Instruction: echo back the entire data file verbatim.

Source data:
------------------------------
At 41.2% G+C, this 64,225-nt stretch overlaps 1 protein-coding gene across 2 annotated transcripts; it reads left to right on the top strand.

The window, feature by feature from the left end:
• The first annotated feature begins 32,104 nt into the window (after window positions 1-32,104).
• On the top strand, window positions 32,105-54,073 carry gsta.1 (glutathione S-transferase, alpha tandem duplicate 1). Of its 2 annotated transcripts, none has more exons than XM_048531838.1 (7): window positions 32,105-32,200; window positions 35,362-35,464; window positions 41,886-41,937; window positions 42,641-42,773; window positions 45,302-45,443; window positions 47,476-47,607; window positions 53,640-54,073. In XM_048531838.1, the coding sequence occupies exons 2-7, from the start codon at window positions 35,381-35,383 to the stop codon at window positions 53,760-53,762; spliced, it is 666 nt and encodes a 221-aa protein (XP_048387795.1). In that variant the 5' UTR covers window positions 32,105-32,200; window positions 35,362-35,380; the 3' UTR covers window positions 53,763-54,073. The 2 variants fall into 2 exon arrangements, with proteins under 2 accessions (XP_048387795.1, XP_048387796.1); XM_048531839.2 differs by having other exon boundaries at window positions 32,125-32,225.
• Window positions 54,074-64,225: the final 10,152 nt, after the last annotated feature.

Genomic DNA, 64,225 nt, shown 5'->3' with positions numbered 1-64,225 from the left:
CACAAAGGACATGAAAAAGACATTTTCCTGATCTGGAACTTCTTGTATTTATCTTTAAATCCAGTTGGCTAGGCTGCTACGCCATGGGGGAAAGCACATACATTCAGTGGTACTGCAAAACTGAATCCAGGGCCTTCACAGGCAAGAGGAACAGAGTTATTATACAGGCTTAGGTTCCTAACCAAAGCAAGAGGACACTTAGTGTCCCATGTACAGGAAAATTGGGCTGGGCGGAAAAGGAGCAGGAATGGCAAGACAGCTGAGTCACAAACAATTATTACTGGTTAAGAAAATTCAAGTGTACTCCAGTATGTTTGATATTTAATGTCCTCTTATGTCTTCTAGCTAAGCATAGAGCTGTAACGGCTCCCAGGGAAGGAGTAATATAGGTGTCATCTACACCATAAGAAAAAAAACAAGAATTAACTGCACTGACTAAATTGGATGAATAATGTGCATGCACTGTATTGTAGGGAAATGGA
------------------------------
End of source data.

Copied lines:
At 41.2% G+C, this 64,225-nt stretch overlaps 1 protein-coding gene across 2 annotated transcripts; it reads left to right on the top strand.

The window, feature by feature from the left end:
• The first annotated feature begins 32,104 nt into the window (after window positions 1-32,104).
• On the top strand, window positions 32,105-54,073 carry gsta.1 (glutathione S-transferase, alpha tandem duplicate 1). Of its 2 annotated transcripts, none has more exons than XM_048531838.1 (7): window positions 32,105-32,200; window positions 35,362-35,464; window positions 41,886-41,937; window positions 42,641-42,773; window positions 45,302-45,443; window positions 47,476-47,607; window positions 53,640-54,073. In XM_048531838.1, the coding sequence occupies exons 2-7, from the start codon at window positions 35,381-35,383 to the stop codon at window positions 53,760-53,762; spliced, it is 666 nt and encodes a 221-aa protein (XP_048387795.1). In that variant the 5' UTR covers window positions 32,105-32,200; window positions 35,362-35,380; the 3' UTR covers window positions 53,763-54,073. The 2 variants fall into 2 exon arrangements, with proteins under 2 accessions (XP_048387795.1, XP_048387796.1); XM_048531839.2 differs by having other exon boundaries at window positions 32,125-32,225.
• Window positions 54,074-64,225: the final 10,152 nt, after the last annotated feature.

Genomic DNA, 64,225 nt, shown 5'->3' with positions numbered 1-64,225 from the left:
CACAAAGGACATGAAAAAGACATTTTCCTGATCTGGAACTTCTTGTATTTATCTTTAAATCCAGTTGGCTAGGCTGCTACGCCATGGGGGAAAGCACATACATTCAGTGGTACTGCAAAACTGAATCCAGGGCCTTCACAGGCAAGAGGAACAGAGTTATTATACAGGCTTAGGTTCCTAACCAAAGCAAGAGGACACTTAGTGTCCCATGTACAGGAAAATTGGGCTGGGCGGAAAAGGAGCAGGAATGGCAAGACAGCTGAGTCACAAACAATTATTACTGGTTAAGAAAATTCAAGTGTACTCCAGTATGTTTGATATTTAATGTCCTCTTATGTCTTCTAGCTAAGCATAGAGCTGTAACGGCTCCCAGGGAAGGAGTAATATAGGTGTCATCTACACCATAAGAAAAAAAACAAGAATTAACTGCACTGACTAAATTGGATGAATAATGTGCATGCACTGTATTGTAGGGAAATGGA